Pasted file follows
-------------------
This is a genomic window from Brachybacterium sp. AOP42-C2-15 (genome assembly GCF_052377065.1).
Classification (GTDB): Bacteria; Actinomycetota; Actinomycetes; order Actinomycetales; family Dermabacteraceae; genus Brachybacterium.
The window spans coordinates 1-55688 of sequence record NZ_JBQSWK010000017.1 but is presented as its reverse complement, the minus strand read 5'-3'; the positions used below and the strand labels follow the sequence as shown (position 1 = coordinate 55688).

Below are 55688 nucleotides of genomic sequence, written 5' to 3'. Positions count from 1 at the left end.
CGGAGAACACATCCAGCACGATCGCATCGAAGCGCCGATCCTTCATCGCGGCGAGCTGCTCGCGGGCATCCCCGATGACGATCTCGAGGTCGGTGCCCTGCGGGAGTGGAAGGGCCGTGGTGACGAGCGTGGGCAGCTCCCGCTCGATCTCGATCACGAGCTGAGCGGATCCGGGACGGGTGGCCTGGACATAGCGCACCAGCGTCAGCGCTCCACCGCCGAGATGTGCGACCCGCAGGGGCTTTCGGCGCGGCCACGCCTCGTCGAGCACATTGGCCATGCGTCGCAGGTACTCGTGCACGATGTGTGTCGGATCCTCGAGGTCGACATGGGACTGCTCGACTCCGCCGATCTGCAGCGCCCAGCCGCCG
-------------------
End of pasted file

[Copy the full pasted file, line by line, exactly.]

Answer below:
This is a genomic window from Brachybacterium sp. AOP42-C2-15 (genome assembly GCF_052377065.1).
Classification (GTDB): Bacteria; Actinomycetota; Actinomycetes; order Actinomycetales; family Dermabacteraceae; genus Brachybacterium.
The window spans coordinates 1-55688 of sequence record NZ_JBQSWK010000017.1 but is presented as its reverse complement, the minus strand read 5'-3'; the positions used below and the strand labels follow the sequence as shown (position 1 = coordinate 55688).

Below are 55688 nucleotides of genomic sequence, written 5' to 3'. Positions count from 1 at the left end.
CGGAGAACACATCCAGCACGATCGCATCGAAGCGCCGATCCTTCATCGCGGCGAGCTGCTCGCGGGCATCCCCGATGACGATCTCGAGGTCGGTGCCCTGCGGGAGTGGAAGGGCCGTGGTGACGAGCGTGGGCAGCTCCCGCTCGATCTCGATCACGAGCTGAGCGGATCCGGGACGGGTGGCCTGGACATAGCGCACCAGCGTCAGCGCTCCACCGCCGAGATGTGCGACCCGCAGGGGCTTTCGGCGCGGCCACGCCTCGTCGAGCACATTGGCCATGCGTCGCAGGTACTCGTGCACGATGTGTGTCGGATCCTCGAGGTCGACATGGGACTGCTCGACTCCGCCGATCTGCAGCGCCCAGCCGCCG